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Sage has the command:


"Returns a Hamiltonian cycle/circuit of the current graph/digraph A graph (resp. digraph) is said to be Hamiltonian if it contains as a subgraph a cycle (resp. a circuit) going through all the >vertices. Computing a Hamiltonian cycle/circuit being NP-Complete, this algorithm could run for some time depending on the instance.


See Graph.traveling_salesman_problem for ‘tsp’ algorithm and find_hamiltonian from sage.graphs.generic_graph_pyx for >>‘backtrack’ algorithm.


algorithm - one of ‘tsp’ or ‘backtrack’. OUTPUT: If using the ‘tsp’ algorithm, returns a Hamiltonian cycle/circuit if it exists; otherwise, raises a EmptySetError exception. If >>using the ‘backtrack’ algorithm, returns a pair (B,P). If B is True then P is a Hamiltonian cycle and if B is False, P is a >>longest path found by the algorithm. Observe that if B is False, the graph may still be Hamiltonian. The ‘backtrack’ >>algorithm is only implemented for undirected graphs."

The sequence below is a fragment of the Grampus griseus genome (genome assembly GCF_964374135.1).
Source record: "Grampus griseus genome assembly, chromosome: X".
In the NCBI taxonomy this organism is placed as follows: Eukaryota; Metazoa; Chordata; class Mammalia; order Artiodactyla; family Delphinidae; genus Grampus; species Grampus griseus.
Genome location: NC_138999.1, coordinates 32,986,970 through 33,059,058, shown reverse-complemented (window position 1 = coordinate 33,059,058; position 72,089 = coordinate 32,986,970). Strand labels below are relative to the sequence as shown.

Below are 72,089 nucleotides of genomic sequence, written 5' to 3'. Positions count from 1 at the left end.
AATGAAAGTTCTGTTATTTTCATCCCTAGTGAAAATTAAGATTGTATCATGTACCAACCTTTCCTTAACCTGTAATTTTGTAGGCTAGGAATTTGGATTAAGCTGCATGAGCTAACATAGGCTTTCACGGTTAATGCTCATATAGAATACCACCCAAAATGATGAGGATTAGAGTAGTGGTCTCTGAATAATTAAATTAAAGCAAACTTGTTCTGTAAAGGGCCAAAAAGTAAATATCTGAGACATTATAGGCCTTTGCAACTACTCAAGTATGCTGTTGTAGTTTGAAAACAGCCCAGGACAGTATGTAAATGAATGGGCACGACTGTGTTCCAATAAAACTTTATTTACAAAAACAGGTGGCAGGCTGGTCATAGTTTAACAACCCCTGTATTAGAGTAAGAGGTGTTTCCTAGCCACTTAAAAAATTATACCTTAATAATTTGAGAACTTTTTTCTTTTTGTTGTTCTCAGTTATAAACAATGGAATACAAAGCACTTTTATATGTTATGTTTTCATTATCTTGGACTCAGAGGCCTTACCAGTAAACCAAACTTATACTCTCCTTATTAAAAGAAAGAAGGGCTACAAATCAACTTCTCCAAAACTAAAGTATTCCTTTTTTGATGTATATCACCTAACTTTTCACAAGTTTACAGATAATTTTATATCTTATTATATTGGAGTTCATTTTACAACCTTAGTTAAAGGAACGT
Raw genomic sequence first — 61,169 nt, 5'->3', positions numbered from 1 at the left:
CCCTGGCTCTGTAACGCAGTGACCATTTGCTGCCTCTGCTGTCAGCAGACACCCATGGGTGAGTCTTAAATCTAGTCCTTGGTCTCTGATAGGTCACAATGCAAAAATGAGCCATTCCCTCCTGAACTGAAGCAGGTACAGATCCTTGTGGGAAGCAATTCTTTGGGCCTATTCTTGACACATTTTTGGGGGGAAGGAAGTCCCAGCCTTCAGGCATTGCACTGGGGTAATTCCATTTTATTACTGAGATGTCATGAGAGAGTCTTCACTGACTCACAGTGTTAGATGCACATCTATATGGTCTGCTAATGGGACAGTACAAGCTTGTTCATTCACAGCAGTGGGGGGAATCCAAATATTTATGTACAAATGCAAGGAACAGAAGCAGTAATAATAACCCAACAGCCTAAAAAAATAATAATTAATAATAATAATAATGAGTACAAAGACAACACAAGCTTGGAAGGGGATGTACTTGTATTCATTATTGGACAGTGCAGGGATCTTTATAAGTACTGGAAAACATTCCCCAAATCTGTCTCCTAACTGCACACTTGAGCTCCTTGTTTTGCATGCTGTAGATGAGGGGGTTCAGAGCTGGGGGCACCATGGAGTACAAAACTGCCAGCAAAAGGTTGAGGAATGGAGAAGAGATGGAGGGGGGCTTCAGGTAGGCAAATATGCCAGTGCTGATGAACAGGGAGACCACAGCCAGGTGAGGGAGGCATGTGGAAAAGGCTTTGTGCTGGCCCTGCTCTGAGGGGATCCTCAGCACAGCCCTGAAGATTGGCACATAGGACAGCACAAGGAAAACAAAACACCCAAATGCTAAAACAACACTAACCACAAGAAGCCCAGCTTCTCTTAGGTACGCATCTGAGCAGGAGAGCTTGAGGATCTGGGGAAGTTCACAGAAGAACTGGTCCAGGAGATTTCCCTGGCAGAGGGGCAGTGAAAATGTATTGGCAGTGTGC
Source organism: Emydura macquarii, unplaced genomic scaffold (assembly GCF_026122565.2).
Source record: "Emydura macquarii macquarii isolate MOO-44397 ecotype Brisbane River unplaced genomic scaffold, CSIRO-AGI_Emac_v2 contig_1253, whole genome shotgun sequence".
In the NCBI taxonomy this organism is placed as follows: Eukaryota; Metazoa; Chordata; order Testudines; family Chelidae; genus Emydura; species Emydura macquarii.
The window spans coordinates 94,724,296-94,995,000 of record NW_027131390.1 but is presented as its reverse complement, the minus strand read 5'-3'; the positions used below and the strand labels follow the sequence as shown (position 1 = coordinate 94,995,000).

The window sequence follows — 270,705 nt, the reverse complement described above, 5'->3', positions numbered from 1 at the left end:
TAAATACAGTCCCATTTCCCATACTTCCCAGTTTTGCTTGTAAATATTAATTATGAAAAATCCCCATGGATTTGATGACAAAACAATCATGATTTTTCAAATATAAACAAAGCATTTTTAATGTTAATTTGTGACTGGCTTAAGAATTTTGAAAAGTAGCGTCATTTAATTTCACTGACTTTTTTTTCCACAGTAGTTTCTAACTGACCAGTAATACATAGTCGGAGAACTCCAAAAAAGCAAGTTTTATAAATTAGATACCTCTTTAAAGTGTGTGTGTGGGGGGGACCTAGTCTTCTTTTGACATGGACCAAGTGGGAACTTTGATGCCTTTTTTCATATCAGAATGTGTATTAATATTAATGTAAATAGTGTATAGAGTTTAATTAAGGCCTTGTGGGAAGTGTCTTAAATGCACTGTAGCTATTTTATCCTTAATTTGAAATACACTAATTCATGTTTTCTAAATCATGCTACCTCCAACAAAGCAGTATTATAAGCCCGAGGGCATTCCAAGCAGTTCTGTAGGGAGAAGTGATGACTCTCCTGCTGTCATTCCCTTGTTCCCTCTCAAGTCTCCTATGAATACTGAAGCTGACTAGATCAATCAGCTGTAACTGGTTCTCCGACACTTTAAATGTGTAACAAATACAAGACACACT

The above is directly from Hamiltonian Cycle

Added in the same area on the page is:

sage: g = graphs.HeawoodGraph()
sage: g.hamiltonian_cycle()
TSP from Heawood graph: Graph on 14 vertices
sage: g = graphs.PetersenGraph()
sage: g.hamiltonian_cycle()
Traceback (most recent call last):
EmptySetError: The given graph is not Hamiltonian

So clearly there is some algorithms on your question, though it is also known that this is an NP-Complete problem.

Good luck, fieldofnodes